RARE PRINTED BOOK
Characteristics of the collection
Although small, this group of about 400 early printed books are the rarest items of their kind in the museum's collections. They include, above all, the oldest Bohemian Hebraica and Judaica, the oldest works produced by Hebrew printing houses in Italy, Germany, Holland, Poland and Switzerland, and the oldest Christian literary works on Jewish topics. These books date from the 15th century (including six incunabula) through to the 19th. In terms of content, they are mostly religious and liturgical writings, but there are also works on history, homiletics, exegesis and philosophy, etc. Although works of Hebraica predominate, there are also printed books in Yiddish, German and Latin.
After Italy, Germany, the Iberian Peninsula and Constantinople, the Bohemian lands became the first place in Central Europe where Jewish printing presses were established. The museum's collection includes the most important books produced by printing presses in Bohemia and Moravia – at first in Prague (Gersonide, Katz, Schedel, Heid, Bak, Landau etc.), later also in Prostějov (Prostitz), Brno (Neumann, Rossmann) and Mikulov. The typographical layout and decoration of the oldest printed books continue the scribe tradition of medieval Hebrew manuscripts. In the 16th and 17th centuries, Jewish printers worked closely with their Christian colleagues, but this collaboration came to an end with the rise of the Counter Reformation. The local Jewish printing houses responded keenly to the intellectual and spiritual needs of their readers.
The oldest printed book in the collection is Seder zmirot u-birkat ha-mazon (Songs of the Sabbath and Grace after Meals), dating from 1514, which is illustrated with coloured woodcuts. This is the second known Hebrew book to be printed in Prague and is the only extant copy of this work at the museum.
Also rare is the second Prague edition of the Pentateuch, Weekly Portions from the Prophets, Five Festive Scrolls with a commentary by Rashi, dating from 1530.
Among the most remarkable books that were printed in Prague in the latter half of the 16th century and the beginning of the 17th are the sermons of the Prague Maharal, which were published in 1605, shortly after they had been given.
There is a special card catalogue for the books in this collection. Printed books from Bohemia and Moravia can be searched in the museum’s online library catalogue, which is being gradually supplemented with records of early and rare books produced by other Hebrew printing presses (often with photographs of the title pages). A bibliography of printed Hebrew books from Bohemia and Moravia in the museum’s collections was published in the journal Judaica Bohemiae (by Bedřich Nosek, Andrea Jelínková and Daniel Polakovič). As a result of large-scale digitization projects abroad, particularly in Israel, many of these editions are already available to researchers online. This is why the overall digitization of the collection's rare printed books is not being considered
History of the collection
The core of the museum's library is the Historical Collection, which comprises the former Library of the Jewish Prague Jewish Community, dating back to 1857. This was developed on the basis of donations and bequests from prominent Jewish figures of Prague, such as Chief Rabbi Solomon Judah Rapoport, the Prague printer Moses Israel Landau and the burial society secretary Koppelmann Lieben. As the collection of rare printed books consists of the most important works from the museum's library, it also contains some of the items from the Historical Collection. Some of the books were already in the museum's pre-war collection while others were acquired during the Second World War as part of the shipments of items confiscated from Jewish communities that had been disbanded by the Nazis. In the subsequent decades, the collection was expanded gradually but sporadically. The main focus of current collection-building activity is on Jewish written works that relate to the history of the Bohemian lands and on material that is of importance for its connection to local Jewish figures.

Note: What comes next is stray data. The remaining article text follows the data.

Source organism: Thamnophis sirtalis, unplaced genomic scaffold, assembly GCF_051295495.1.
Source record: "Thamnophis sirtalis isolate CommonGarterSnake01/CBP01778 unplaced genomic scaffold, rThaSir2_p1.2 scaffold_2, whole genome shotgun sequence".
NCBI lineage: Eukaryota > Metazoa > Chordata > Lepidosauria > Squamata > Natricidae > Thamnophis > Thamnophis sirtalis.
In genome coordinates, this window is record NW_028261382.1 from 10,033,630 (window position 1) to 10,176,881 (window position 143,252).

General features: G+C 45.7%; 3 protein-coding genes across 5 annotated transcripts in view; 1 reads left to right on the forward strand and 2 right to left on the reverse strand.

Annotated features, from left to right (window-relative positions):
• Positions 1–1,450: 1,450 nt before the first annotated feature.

The most interesting collection pieces
the Pentateuch, Weekly Portions from the Prophets, Five Festive Scrolls
The second Prague edition of the Pentateuch, Weekly Portions from the Prophets, Five Festive Scrolls with a commentary by Rashi. A pair of angels supporting a shield adorned with the motif of hands raised in blessing – the emblem of the Kohenim (priests). Hamisha Humshe Torah, Megillot, Haftarot. Prague: Gershom ben Solomon ha-Kohen and his sons Mordecai and Solomon, 1530; accession no. 170.419
Tzemah David (“Offspring of David”)
Two parts of David Gans's famous chronicle Tzemah David (“Offspring of David”) on the history of the Jews and on history in general. David Gans: Tzemah David. Prague: Solomon ben Mordecai ha-Kohen and his nephew Moses ben Joseph Bezalel ha-Kohen, 1592; accession no. 168.754
Songs of the Sabbath and Grace after Meals. The Hare Hunt, coloured woodcut.
Seder zmirot u-birkat ha-mazon. Prague: Gershom ben Solomon ha-Kohen, Meir ben Jacob ha-Levi et al., 1514; accession no. 168.451
The first Amsterdam edition of the Pesah Haggadah with copper plate engravings by Abraham ben Jacob, a German convert to Judaism, strongly influenced by the biblical illustrations of the artist Mattheus Merian. Seder Haggadah shel Pesah. Amsterdam: Moses Weisl, 1695; accession no. 2007/1149
First page of Deuteronomium. Hamisha Humshe Torah
First page of Deuteronomium. Hamisha Humshe Torah, Megillot, Haftarot. Prague: Gershom ben Solomon ha-Kohen and his sons Mordecai and Solomon, 1530; accession no. 170.419